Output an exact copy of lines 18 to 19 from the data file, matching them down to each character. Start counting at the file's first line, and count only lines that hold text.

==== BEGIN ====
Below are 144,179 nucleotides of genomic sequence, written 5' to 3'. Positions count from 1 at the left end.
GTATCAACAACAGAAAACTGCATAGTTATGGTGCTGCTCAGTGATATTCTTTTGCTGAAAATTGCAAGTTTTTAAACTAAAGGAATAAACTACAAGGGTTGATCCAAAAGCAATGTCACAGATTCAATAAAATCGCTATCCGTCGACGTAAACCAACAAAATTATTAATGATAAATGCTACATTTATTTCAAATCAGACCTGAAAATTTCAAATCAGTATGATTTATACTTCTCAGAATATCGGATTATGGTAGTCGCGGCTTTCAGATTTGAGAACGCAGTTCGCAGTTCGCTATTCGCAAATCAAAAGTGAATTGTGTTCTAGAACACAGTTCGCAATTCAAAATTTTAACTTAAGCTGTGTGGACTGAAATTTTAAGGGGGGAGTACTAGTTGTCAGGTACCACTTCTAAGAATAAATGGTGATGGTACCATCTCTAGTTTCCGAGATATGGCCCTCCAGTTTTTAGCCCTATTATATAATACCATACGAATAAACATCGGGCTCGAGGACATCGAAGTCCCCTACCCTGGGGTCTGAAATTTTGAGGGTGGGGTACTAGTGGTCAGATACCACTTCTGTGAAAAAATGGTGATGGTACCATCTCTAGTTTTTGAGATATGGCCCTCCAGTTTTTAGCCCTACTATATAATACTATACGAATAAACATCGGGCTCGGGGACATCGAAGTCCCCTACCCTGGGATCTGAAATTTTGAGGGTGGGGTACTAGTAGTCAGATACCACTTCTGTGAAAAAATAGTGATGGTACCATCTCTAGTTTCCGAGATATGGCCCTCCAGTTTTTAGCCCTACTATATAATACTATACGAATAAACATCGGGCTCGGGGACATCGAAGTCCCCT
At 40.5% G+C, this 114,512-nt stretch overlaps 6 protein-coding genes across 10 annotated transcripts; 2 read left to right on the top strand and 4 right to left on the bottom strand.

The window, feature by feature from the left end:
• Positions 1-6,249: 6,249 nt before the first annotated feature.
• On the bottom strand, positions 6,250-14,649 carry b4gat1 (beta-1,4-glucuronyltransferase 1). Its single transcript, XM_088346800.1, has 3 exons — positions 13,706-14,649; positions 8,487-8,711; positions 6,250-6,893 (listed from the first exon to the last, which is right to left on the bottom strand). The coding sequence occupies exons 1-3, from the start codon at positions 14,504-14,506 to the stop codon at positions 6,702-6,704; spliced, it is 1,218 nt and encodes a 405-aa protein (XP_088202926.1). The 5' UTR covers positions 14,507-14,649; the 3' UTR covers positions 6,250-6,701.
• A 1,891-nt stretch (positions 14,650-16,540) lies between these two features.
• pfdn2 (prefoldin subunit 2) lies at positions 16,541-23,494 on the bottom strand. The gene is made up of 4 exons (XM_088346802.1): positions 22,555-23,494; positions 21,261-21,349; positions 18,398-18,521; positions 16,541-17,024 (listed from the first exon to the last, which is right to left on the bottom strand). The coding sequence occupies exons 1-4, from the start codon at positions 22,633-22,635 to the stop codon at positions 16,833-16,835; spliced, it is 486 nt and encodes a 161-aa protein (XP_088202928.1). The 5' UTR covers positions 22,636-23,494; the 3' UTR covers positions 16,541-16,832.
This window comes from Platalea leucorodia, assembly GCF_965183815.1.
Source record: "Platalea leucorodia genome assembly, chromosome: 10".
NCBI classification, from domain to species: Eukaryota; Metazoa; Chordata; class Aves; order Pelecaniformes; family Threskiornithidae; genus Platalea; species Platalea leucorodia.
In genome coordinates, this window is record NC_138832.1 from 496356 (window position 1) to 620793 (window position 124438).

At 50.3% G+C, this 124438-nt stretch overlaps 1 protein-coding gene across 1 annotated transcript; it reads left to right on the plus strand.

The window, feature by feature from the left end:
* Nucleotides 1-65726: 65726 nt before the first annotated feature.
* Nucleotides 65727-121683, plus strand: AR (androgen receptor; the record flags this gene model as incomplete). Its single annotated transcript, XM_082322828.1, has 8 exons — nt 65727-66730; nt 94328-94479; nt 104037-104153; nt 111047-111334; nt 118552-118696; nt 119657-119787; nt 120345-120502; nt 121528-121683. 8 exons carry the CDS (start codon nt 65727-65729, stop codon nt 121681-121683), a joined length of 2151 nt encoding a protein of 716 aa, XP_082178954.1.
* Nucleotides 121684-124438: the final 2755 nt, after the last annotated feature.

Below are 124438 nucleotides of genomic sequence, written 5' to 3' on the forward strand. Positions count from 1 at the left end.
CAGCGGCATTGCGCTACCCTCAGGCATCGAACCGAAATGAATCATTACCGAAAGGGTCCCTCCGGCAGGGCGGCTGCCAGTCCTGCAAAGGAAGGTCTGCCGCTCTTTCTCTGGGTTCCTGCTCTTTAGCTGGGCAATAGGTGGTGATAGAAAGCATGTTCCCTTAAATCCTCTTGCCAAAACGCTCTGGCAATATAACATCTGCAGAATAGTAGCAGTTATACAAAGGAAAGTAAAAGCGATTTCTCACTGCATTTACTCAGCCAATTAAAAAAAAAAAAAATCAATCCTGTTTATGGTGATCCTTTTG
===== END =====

Below are 124438 nucleotides of genomic sequence, written 5' to 3' on the forward strand. Positions count from 1 at the left end.
CAGCGGCATTGCGCTACCCTCAGGCATCGAACCGAAATGAATCATTACCGAAAGGGTCCCTCCGGCAGGGCGGCTGCCAGTCCTGCAAAGGAAGGTCTGCCGCTCTTTCTCTGGGTTCCTGCTCTTTAGCTGGGCAATAGGTGGTGATAGAAAGCATGTTCCCTTAAATCCTCTTGCCAAAACGCTCTGGCAATATAACATCTGCAGAATAGTAGCAGTTATACAAAGGAAAGTAAAAGCGATTTCTCACTGCATTTACTCAGCCAATTAAAAAAAAAAAAAATCAATCCTGTTTATGGTGATCCTTTTG